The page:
Arts & Culture
When former president Bill Clinton jetted off on a plane to North Korea to obtain the release of the two American women reporters, Laura Ling and Euna Lee, who’d been imprisoned there since March, it almost seemed like a modern … Read More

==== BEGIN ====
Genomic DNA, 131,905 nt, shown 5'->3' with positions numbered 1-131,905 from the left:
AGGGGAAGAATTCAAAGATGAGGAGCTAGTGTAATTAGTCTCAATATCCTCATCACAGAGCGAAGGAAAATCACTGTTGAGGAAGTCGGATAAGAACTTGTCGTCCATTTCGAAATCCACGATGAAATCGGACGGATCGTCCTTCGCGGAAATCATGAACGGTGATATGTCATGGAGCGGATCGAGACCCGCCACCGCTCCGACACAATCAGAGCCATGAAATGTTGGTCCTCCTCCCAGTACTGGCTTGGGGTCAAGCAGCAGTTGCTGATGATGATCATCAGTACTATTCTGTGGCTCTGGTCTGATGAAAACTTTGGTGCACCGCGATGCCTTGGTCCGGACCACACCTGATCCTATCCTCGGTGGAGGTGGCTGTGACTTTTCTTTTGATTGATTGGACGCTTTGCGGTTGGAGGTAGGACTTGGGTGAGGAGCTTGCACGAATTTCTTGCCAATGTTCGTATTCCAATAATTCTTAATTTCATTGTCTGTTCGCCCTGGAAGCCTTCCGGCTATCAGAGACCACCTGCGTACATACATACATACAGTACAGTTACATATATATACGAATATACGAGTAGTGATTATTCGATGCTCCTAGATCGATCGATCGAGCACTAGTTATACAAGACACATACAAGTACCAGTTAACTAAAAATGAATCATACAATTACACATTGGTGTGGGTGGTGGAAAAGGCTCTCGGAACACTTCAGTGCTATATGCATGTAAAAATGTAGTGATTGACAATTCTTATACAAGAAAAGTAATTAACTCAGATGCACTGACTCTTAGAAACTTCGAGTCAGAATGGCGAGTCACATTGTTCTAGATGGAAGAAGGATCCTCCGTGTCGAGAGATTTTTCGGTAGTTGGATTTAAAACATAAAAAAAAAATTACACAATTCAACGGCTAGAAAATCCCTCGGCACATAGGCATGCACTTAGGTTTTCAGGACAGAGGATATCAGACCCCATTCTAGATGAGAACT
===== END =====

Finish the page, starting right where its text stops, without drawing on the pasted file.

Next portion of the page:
When former president Bill Clinton jetted off on a plane to North Korea to obtain the release of the two American women reporters, Laura Ling and Euna Lee, who’d been imprisoned there since March, it almost seemed like a modern day wild West story. Brave white man comes charging to the rescue of hapless women taken hostage by the bad guys. Clearly, there had been all sorts of negotiations prior to Clinton’s arrival, the terms of which included expressing remorse, admitting to guilt, and providing Clinton himself as emissary. (The two women, it should be noted, were working for Clinton’s former Vice President, Al Gore’s ,media company, CurrentTV. ) I’m glad the women were released, no matter how bizarre the fiasco played out on the world scene. But the entire episode reminded me of the plight of political prisoners worldwide, from the other 200,000 prisoners remaining in North Korea, who were arrested for things like owning a Bible or not having a picture of Kim I1-Sung in their homes, to the 11,000 Palestinians imprisoned in Israel, some of them women and children, some arrested and imprisoned for throwing rocks, to the 430 prisoners in Guantanamo who were incarcerated simply because the United States suspected they might have done something wrong, to Gilad Shalit, a young Israeli soldier snatched by Hamas three years ago and who has been held in Gaza ever since. Initially, Hamas demanded that 450 Palestinians in Israeli jails–all women and kids under 18–be freed in exchange for Shalit. This number has now climbed to 1,000 in exchange for one Israeli. What makes no sense to me is that Israel, a democratic country that presumably attempts to govern according to a moral code, has so many prisoners. I can’t believe that they are all truly threats to Israeli society. So to what end are they keeping these people in jail? Are they human bargaining chips? I was thinking about imprisonmen while in a seventeenth-century home in Portugal that I visited this week. On a wall were a series of black and white etchings depicting the story of Joseph. In the first, Pothiphar’s half-dressed wife is lolling about in bed, grabbing onto a fleeing Joseph’s garment. In the next, Joseph is in the dungeon, accused of attempted rape. The theme of being unfairly accused of a crime is reversed later in the story when Joseph’s brothers come to Egypt. They don’t recognize him as the brother they’d sold into slavery years ago, but he recognizes them. His younger brother, Benjamin, whom Joseph loved and had played no role in selling him to the Ishmaelites, is back home in Canaan with their father, Jacob. So Joseph demands that Simeon remain behind as hostage, while the others fetch Benjamin. When they return, Joseph has a silver goblet planted in Benjamin’s bag, and uses that as a pretext to keep him. It’s not until the brothers plead with Joseph, expressing remorse, that Joseph reveals his identity, drops all charges and reconciles with his brothers. Okay, it’s not a complicated message: We’re all brothers (and sisters), and if you imprison anyone falsely, you are imprisoning members of your own family. Certainly, in the Middle East, there are more similarities between the Palestinians and the Israelis than there are differences. Sharing a common ancestor, Abraham, renders them half-brothers, according to both the Torah and the Koran. The unjust imprisonment of the North Koreans, the Palestinians and those at Guantanamo is perhaps more a manifestation of the countries’ themselves being imprisoned by their own fears of the Other. Throwing people in jail will not solve one’s own fears. Releasing them, however, might. Gilad Shalit turns 21 on August 28th. It would be a nice birthday gift if he were able to sing "Yom Huledet Sameach" with his family. Undoubtedly, there are a number of Palestinians who have birthdays coming up, too. And even if they don’t, Israel should say, "I’m sorry" and free its prisoners, not because they’re forced to do so, not as part of a negotiation, but because they need to take responsibility for having placed the silver goblet in their bags in the first place. And in doing so, perhaps Israel can free itself.